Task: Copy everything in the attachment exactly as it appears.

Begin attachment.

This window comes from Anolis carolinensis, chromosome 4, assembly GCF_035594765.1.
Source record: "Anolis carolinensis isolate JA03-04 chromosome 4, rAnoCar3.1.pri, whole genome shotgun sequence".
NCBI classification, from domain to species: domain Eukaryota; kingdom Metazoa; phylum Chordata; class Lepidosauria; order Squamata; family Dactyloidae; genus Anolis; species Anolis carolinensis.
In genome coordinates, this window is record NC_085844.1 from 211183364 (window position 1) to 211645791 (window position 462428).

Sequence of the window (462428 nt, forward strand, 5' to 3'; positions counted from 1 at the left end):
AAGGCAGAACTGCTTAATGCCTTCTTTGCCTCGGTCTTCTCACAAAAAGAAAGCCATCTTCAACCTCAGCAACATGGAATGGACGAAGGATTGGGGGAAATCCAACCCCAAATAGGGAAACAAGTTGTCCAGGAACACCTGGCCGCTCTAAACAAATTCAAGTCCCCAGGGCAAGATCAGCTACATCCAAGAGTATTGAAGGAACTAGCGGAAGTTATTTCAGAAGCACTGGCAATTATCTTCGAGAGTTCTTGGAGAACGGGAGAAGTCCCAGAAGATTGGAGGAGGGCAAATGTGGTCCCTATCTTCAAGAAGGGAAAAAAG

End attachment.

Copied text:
This window comes from Anolis carolinensis, chromosome 4, assembly GCF_035594765.1.
Source record: "Anolis carolinensis isolate JA03-04 chromosome 4, rAnoCar3.1.pri, whole genome shotgun sequence".
NCBI classification, from domain to species: domain Eukaryota; kingdom Metazoa; phylum Chordata; class Lepidosauria; order Squamata; family Dactyloidae; genus Anolis; species Anolis carolinensis.
In genome coordinates, this window is record NC_085844.1 from 211183364 (window position 1) to 211645791 (window position 462428).

Sequence of the window (462428 nt, forward strand, 5' to 3'; positions counted from 1 at the left end):
AAGGCAGAACTGCTTAATGCCTTCTTTGCCTCGGTCTTCTCACAAAAAGAAAGCCATCTTCAACCTCAGCAACATGGAATGGACGAAGGATTGGGGGAAATCCAACCCCAAATAGGGAAACAAGTTGTCCAGGAACACCTGGCCGCTCTAAACAAATTCAAGTCCCCAGGGCAAGATCAGCTACATCCAAGAGTATTGAAGGAACTAGCGGAAGTTATTTCAGAAGCACTGGCAATTATCTTCGAGAGTTCTTGGAGAACGGGAGAAGTCCCAGAAGATTGGAGGAGGGCAAATGTGGTCCCTATCTTCAAGAAGGGAAAAAAG